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FURTHER DETAILS.

London, August 30s In the Heligoland fight, when ftbe British destroyers went to rescue 4be wounded, they found the decks of; ;the German ships lined with bodies. In many cases the wounded had* ibufc bleeding stumps left of their arras. In another case the legs were hanging iby a mere thread. One sailor, fon oenly a waiter in a London hotel, had fcb& side of his face partially blown away. He fiercely denounced the KaJaer'a infamous war.

The victory ig even more splendid *i than the official report indicates. ■

A concensus of the survivors' nar : ratives shows that the battle is , .; characterised as exhibiting magnificent dash, nnd the boldest 'daring oni the part of our destroyers,, which weraii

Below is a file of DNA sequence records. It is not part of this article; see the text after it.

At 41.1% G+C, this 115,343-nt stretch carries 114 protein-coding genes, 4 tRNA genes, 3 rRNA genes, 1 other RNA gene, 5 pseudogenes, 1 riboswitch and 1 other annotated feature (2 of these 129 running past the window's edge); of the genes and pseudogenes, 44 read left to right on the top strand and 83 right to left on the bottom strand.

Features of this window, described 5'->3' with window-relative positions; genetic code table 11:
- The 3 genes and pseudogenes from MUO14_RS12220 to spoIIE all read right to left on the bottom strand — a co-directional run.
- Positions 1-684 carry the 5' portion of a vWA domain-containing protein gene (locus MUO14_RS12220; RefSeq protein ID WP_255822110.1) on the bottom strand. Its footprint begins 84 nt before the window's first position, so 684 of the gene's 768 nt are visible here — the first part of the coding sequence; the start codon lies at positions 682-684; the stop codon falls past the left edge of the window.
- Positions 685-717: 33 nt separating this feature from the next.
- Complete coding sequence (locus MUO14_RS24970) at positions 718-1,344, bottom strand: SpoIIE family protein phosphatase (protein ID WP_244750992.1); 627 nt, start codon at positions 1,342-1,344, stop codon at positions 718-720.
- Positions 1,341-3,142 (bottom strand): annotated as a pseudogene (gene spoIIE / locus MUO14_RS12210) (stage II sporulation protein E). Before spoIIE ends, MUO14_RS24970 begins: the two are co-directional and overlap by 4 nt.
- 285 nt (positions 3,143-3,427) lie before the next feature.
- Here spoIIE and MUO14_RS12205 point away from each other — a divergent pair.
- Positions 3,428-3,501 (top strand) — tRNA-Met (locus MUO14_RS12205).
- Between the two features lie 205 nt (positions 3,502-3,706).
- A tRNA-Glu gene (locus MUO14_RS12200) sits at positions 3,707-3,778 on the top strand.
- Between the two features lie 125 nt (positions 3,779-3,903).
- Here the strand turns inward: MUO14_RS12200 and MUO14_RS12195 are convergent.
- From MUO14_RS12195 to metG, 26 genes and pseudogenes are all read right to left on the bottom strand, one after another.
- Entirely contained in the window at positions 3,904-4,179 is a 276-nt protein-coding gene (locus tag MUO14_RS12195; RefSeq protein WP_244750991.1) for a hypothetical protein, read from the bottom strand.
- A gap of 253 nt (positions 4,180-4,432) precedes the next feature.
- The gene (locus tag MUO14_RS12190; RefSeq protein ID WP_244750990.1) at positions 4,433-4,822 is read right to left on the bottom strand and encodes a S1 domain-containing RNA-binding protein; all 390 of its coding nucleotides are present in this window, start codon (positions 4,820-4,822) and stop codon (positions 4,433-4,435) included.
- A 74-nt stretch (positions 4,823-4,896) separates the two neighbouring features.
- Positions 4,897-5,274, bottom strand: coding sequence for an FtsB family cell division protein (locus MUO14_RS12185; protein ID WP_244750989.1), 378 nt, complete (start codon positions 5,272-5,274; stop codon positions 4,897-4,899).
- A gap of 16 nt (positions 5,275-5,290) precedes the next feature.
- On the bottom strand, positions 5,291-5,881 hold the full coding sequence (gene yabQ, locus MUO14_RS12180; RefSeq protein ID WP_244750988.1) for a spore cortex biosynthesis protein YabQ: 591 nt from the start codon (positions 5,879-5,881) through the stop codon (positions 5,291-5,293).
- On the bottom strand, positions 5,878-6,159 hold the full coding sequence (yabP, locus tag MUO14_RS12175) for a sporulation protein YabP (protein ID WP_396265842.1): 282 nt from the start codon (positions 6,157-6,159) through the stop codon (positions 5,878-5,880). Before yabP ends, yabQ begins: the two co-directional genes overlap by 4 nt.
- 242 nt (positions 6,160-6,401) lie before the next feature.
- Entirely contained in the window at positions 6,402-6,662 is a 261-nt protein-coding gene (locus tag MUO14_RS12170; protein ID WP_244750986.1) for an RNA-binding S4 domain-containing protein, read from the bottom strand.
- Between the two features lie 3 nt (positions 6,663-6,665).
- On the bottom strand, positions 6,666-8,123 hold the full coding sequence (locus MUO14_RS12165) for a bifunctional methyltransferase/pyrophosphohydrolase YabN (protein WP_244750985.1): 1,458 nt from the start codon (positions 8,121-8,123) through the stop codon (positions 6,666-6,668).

fairly near the German ships before they were discovered and fired upon. The forts joined in the cannonade, and the destroyers were soon hotly j engaged . They gradually drew the enemy towards the open sea. The German cruisers were reinforced by smaller croft. One account states that the enemy's gunners made little better practice from the . forts than from the ships. The shells from land d.id, the most damage, although they were fired too high. When the German cruisers opened fire they had a position of great advantage, inasmuch as our battle-cruisers and light cruisers had not yet appeared, though they were : steaming up fast. Tb.3 destroyers for some time bore the brunt of the fight, aided by their two scout; cruisers leaders. The damage they received showed that the struggle was very grim. The destroyers attacked the enemy incessantly until the heavy warships were brought to theh , aid. The Admiralty announces that the British losses amounted to 2 officers and 39 men killed, 19 men severely wounded and 1 officer and 18 men slightly wounded. Two ofpour destroyers, with mag nificenfc pluck, ran between two German cruisers and greatly harassed them. The result was that the Germans were afraid to fire, or they fired hesitatingly, fearing to hit each other. Four destroyers battered the German cruisers so much that one was sinking, and a battleship approached aud finished her, ■ One British cruiser, while stiffly engaging the German cruisers, was hit nineteen times. Some of the holes were just on the waterline, and have since been plugged with wood, otherwise she is not seriously damaged. A. shell caught her aft, pierced her armour and passed through the ahirv